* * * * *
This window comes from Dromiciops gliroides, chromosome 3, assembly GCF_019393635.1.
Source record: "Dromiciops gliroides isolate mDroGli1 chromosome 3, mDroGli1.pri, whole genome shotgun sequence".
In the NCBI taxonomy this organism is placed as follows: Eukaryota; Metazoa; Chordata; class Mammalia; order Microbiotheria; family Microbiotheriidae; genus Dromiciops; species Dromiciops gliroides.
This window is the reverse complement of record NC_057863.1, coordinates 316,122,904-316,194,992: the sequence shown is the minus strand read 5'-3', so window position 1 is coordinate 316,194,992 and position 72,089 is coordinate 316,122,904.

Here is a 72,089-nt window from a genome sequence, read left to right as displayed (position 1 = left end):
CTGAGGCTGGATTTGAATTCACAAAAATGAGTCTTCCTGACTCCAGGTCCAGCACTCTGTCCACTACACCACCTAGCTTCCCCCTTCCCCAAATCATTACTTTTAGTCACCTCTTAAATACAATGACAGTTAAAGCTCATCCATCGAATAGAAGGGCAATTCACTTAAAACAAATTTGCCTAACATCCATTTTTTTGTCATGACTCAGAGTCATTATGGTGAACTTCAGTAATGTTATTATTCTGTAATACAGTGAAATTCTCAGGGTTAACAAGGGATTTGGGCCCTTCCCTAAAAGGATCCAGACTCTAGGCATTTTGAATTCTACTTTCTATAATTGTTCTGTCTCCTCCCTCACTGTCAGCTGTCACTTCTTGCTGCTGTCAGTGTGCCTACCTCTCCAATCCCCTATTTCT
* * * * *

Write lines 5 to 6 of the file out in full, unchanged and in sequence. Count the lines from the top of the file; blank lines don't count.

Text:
Here is a 72,089-nt window from a genome sequence, read left to right as displayed (position 1 = left end):
CTGAGGCTGGATTTGAATTCACAAAAATGAGTCTTCCTGACTCCAGGTCCAGCACTCTGTCCACTACACCACCTAGCTTCCCCCTTCCCCAAATCATTACTTTTAGTCACCTCTTAAATACAATGACAGTTAAAGCTCATCCATCGAATAGAAGGGCAATTCACTTAAAACAAATTTGCCTAACATCCATTTTTTTGTCATGACTCAGAGTCATTATGGTGAACTTCAGTAATGTTATTATTCTGTAATACAGTGAAATTCTCAGGGTTAACAAGGGATTTGGGCCCTTCCCTAAAAGGATCCAGACTCTAGGCATTTTGAATTCTACTTTCTATAATTGTTCTGTCTCCTCCCTCACTGTCAGCTGTCACTTCTTGCTGCTGTCAGTGTGCCTACCTCTCCAATCCCCTATTTCT